2. Find replacements. Don't learn about how bad sugar is for you and say that you will never eat sugar again. Although that is a wonderful goal, it is probably one that is easily broken by cravings or stress. Instead, find replacements. Instead of white sugar, convert to using honey or maple syrup. Instead of making a cake mix out of a box, try making one from scratch using
whole grains and natural sweeteners. You can still enjoy many, many things while eating only whole foods. Once you've found replacements, you'll realize you really aren't missing out on anything after all. You might even be surprised to find that your whole food meals/treats taste even better because you know deep down that they're better for your body.

3. Commit to change. Do you want to dive into whole foods? Commit to doing so. Commit to ridding your life of anything artificial or detrimental to your health. Make a commitment, and keep it. That's all there is to it. Make the decision.

4. Be daring. Buy new things - branch out. Never heard of kamut, amaranth, sucanat? I hadn't heard of them either. In fact, I read blogs that used those foreign terms for a good 6 months to a year before I ever bought any of those "strange" ingredients. Now those ingredients are staples in my house. Try new things - you'll find that most of the time, you'll love them and wonder why you've been missing out all this time!

5. Don't get discouraged. Moving to whole foods is a journey. It takes time and it takes dedication. We live in a world of processed foods. It is not easy to go against the grain, so to speak. It's not easy to make choices that are different than 99% of Americans. But making choices is not always easy and moving to whole foods is a choice that, hard as it may seem, will bless your life abundantly. Take baby steps - pick one thing you want to change and focus on that thing for a week or a month. Then, move onto the next thing. Or if you're more stubborn, do it all at once (I did!). However you do it, remember why you're changing and remember that you are not alone. Many people are realizing more and more that food, made and prepared the way God intended it, is critical to our health and wellness. Enjoy the journey because soon you'll look back and think "It wasn't that hard, after all."

6. Realize that while you may feel you're paying more for "real food," it is a much better investment. You are investing in yourself - your health, your vitality, your life! Those who eat diets of whole foods and avoid processed foods are healthier and experience less disease than those who eat a diet high in processed foods. You may spend more on your groceries than your friends and neighbors, but it doesn't have to break the bank. There are many ways you can save money. Some quick examples are: buying in bulk, making things from scratch (homemade  granola vs. store-bought), meal planning, eating the best quality of meat sparingly, etc. You also may tweak your budget so that, say for example, you spend more on groceries but you go without cable or expensive cell phones. Or, perhaps you eat out less than your family and friends. However you choose to balance your budget, know that eating a diet of whole foods can be done, even on a tight budget.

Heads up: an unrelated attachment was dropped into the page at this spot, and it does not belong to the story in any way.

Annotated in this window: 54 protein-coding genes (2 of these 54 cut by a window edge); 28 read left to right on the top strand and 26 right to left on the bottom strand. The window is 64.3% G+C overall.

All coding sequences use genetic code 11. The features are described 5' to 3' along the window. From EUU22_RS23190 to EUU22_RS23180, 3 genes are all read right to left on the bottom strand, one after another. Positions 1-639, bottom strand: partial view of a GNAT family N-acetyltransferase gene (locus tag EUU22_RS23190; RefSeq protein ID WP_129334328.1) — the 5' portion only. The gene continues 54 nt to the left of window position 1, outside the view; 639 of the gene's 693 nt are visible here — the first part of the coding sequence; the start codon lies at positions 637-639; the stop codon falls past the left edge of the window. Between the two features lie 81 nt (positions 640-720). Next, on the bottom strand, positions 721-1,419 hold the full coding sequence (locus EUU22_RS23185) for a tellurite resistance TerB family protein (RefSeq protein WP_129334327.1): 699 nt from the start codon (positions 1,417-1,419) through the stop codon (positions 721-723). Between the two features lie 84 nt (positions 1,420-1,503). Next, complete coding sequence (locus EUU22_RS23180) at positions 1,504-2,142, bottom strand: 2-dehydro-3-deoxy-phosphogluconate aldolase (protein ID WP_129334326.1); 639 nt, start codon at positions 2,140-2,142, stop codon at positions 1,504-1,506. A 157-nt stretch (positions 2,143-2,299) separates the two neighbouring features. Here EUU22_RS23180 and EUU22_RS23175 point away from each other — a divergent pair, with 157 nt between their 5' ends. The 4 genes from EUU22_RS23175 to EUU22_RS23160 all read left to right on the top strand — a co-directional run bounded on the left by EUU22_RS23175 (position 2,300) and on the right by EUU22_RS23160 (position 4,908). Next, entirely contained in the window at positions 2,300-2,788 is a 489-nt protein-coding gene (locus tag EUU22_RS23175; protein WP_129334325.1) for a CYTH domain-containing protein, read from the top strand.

If you missed it, last week Kami shared an incredible recipe of her own creation; Roasted Vegetables and Garlic Quinoa.

links; Works For Me WednesdayWhat's Cookin Wednesday, Real Food Wednesday, Simple Lives Thursday, Things I Love Thursday

Monday, October 4, 2010

Bok Choy Lentil Pita Sandwiches

In our area there is a co-op called Bountiful Baskets that is wonderful.  I participate every other week when an organic basket is offered.  They really do a great job overall, offering high quality and a pleasing variety. Anyone who is working to up their fruit and vegetable intake, look for a like program in your area.  It really forces you to try new things and find new loves.

Once in a while I have to be super creative, like the week I got 8 bunches of bok choy! But there was good that came out of it.  I like the uniqueness of this meal.  I think it is so important to give thought to eating raw foods at every meal.  This is where the vital enzymes come to aid digestion and help you feel really good.  I have never sprouted lentils before, but would like to try that sometime here.  I did soak them in an acidic medium for 12 hours before cooking, which is better for digestion as well.

2 cups cooked lentils
1 cup purslane or bean sprouts
1 cup thinly sliced bok choy
1carrot peeled, and cut into strips
1 ripe mango peeled and diced
⅓ cup apricot jam
1 teaspoon grated fresh ginger
¼ cup cider vinegar
½ teaspoon curry powder
1/4 cup extra virgin olive oil
1 teaspoon Worcestershire sauce
¼ teaspoon Tabasco sauce
salt and pepper to taste

Combine the lentils, purslane, bok choy, carrot, and mango in a mixing bowl.  In a small bowl, combine the apricot jam, ginger, vinegar, curry powder, Worcestershire sauce, and TabascoStir well and season with salt and pepper. Drizzle the sauce over the filling, and toss gently to coat all the ingredients.  Scoop filling into pitas and serve.

Friday, October 1, 2010

Waste Not {Pears}

After canning over half of my 50# load of the most lovely bartlett pears, I tinkered out.  Peeling, quartering, coring, boiling syrup, filling jars and carefully wiping the rims, all by myself…for days.  Next day I decided to do the rest without peeling, it made a huge difference in time.  I had a good amount left that was not going to fill another canner load, so I decided to experiment with dehydrating.

I removed the stems and sliced them whole, vertically, with my mandoline at 1.5mm.  Next, I laid them out in a single layer on large cooling racks and placed them in the sunshine.  They took one full day of Arizona summer sun to dry sufficiently.  At this point they were barely pliable and so delicious!  I was surprised as how yummy they turned out, much better than dried apples and peaches.
If I did a lot of these, I would keep them in the freezer for long term storage to be assured they wouldn’t go bad incase there is still some moisture left.  It was surely a great way to preserve, we all loved them to munch on for a snack, but if we had copious amounts, I would make a galette and other fun baked goods.  8 large pears, once dried, took up the space of one quart jar.  I bet pears would make good fruit leather too, anyone tried it?